Health and Coffee Pt. 4: Coffee Fads

By Julianne Bierwirth, RD


Coffee has a chemical complexity that, through the roasting process, creates a broad range of vibrant flavor characteristics. This same molecular diversity is also responsible for a variety of health effects in humans. Caffeine is certainly the most well-studied, but it is far from the only pharmacologically active molecule extracted during a brew. Some of these chemicals are elusive, and their effects poorly understood. Others, after decades of research, have concrete benefits and detriments firmly borne out by data.

In this 8-part blog series, we delve into the myriad truths, half-truths, and indeed, fallacies, related to the impact that coffee has on your health. Is it good for you? Is it bad for you? Is it going to make your teeth brown? Does coffee make you smarter? Read on to find out.


How Trends Start

The trouble begins when, on a slow news day, media outlet writers scour recent scientific papers. The resulting headline reads something like, “new study finds surprising health benefits of your morning banana”. This may seem like no big deal, but scientists inadvertently screw up studies all the time, in all kinds of ways. Even perfect studies are rarely funded well enough to fully explore a scientific theory. This means that a single study can be a jumping-off point for future research, but most scientists will not even consider forming a “scientific consensus” until hundreds or thousands of well-designed studies confirm a similar finding. The public doesn’t know this. Once it's in the news it sounds an awful lot like a fact.

Writers from other sources pick up the banana story to meet their publication quotas. In response to the acclaim, businesses in the weight loss industry (an industry worth about $20 billion)  jump to make a banana supplement or proprietary product. If its a supplement, customers can have it in hand before it has even been deemed safe, nevermind effective. Scientists said it was healthy and it was on the news. How would the average person know better than to buy it?

Post-digital consumers have a tough task parsing fact from fiction. There is too much contradictory information out there and, as a result, many consumers chose to buy-in on claims that are convenient to them (e.g. chocolate consumption leads to weight loss) and reject claims that are not (e.g. preserved meat consumption is associated with many long term health issues).

Below you will find the scientific consensus on three coffee-related health fads that have been prematurely adopted as fact. In each case there was a failure to critically validate study methodology, to frame scientific discoveries in logical grounding, or to wait for a larger body of evidence before making conclusion. The public was so excited to accept the findings that they bucked the reactionary skepticism they’ve often displayed towards other areas of science. We’ve done the hard work for you and vetted the research to determine its validity.


Green coffee extract: Insufficient Evidence

Unroasted coffee beans, called green beans, contain an antioxidant called chlorogenic acid (more on antioxidants later in this blog series). Roasted coffee also contains chlorogenic acid, although in lower quantities. This is the molecule thought to be responsible for the product’s weight loss claims. While there have been several studies that show an effect of green coffee extract on weight loss, each study has methodological issues that make its findings less credible. Additionally, these studies combined do not make for a great enough body of evidence to ensure that the product is safe to consume in high doses over a long period of time. And if that weren’t enough, regular coffee is also associated with weight loss.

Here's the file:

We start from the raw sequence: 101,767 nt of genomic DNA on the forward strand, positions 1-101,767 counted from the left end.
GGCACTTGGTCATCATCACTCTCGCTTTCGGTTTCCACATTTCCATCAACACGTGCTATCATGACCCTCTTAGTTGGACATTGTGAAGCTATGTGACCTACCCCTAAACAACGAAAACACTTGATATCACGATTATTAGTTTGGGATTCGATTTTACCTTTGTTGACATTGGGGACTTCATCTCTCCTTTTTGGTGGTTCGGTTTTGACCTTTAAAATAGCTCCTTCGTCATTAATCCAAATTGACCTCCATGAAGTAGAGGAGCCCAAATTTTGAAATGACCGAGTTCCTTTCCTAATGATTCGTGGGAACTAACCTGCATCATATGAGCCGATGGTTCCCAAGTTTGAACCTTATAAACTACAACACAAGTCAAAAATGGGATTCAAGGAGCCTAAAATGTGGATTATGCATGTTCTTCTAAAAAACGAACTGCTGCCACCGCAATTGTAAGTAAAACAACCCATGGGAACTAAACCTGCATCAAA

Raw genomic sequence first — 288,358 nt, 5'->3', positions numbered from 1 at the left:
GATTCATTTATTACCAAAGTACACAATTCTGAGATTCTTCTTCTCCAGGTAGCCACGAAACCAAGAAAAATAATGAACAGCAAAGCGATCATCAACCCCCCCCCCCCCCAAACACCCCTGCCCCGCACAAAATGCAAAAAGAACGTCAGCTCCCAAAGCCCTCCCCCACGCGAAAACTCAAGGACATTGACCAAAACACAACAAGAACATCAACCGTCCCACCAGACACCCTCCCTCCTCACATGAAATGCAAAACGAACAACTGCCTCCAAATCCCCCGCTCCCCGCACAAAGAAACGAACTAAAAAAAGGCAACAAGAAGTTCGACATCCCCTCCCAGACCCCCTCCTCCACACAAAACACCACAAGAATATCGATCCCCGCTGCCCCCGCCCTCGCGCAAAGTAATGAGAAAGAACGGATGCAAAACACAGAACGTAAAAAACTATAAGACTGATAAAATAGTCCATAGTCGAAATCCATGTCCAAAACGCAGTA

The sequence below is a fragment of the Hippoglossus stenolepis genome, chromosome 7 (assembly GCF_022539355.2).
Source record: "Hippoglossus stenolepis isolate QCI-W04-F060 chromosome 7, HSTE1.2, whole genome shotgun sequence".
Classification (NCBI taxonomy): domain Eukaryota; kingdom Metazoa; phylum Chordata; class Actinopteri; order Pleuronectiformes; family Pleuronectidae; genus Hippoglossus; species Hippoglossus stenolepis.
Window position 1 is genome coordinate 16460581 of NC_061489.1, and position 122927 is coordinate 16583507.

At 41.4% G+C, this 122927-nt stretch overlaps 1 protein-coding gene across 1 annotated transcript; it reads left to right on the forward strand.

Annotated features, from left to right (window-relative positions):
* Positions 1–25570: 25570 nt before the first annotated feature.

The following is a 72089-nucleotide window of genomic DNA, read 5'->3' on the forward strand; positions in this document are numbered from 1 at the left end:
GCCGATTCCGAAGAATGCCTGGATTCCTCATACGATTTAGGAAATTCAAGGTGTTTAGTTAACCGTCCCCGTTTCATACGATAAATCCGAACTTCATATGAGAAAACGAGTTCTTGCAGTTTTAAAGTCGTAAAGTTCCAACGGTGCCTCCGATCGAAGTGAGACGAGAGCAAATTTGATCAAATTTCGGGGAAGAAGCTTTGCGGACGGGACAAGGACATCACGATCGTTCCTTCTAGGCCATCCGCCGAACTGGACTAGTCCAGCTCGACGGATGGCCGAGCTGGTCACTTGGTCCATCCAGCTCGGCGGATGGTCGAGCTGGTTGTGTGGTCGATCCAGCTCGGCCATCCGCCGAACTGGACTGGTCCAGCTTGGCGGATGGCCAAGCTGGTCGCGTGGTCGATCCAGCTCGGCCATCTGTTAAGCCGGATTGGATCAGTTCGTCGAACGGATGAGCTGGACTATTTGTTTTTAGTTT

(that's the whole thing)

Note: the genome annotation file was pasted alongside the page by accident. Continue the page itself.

In response to these preliminary studies green coffee extract was featured on the Dr. Oz show in 2012. Mehmet Oz, the host, introduced the segment saying, “You may think magic is make believe, but this little bean has scientists saying they found the magic weight loss cure for every body type”. Instead of the whole country getting skinnier, the company making claims on that supplement was charged with deception by the Federal Trade Commission and settled for $9 million in customer redress. Oz was warned to step back his ‘magical’ language and claims about weight loss supplements in a senate subcommittee meeting in 2014.


Bulletproof coffee: Mixed evidence

The most popular coffee fad in the last five years actually has nothing to do with the coffee itself. Bulletproof coffee emerged on the scene around 2013, though the recipe was available from the company’s founder as early as 2009. Bulletproof coffee, in context of the Bulletproof diet, means replacing one's entire breakfast with a cup of mycotoxin-free coffee (see the next section) topped with high-quality butter and MCT oil.

Butter and MCT oil (usually derived from coconut oil) both contain medium-chain triglycerides (MCTs). MCTs are fats that are smaller in size, molecularly, than much of the fat we regularly consume. They are transported directly into the liver and broken down for energy faster than long-chain triglycerides, which instead travel very slowly through the lymphatic system. Consuming MCTs may result in increased energy similar to the effect of increased blood sugar.

Bulletproof Nutrition asserts that these MCTs in coffee can be used in lieu of carbohydrates for energy, however the evidence actually suggests that the greatest energy benefit comes from consuming MCTs alongside carbs. Sugar is the only substance the brain uses for energy, so starting your day without any source of carbohydrates is starting at a detriment. While the MCTs may exert a genuine benefit, there’s no reason real reason for them to be paired with coffee except maybe for shock value.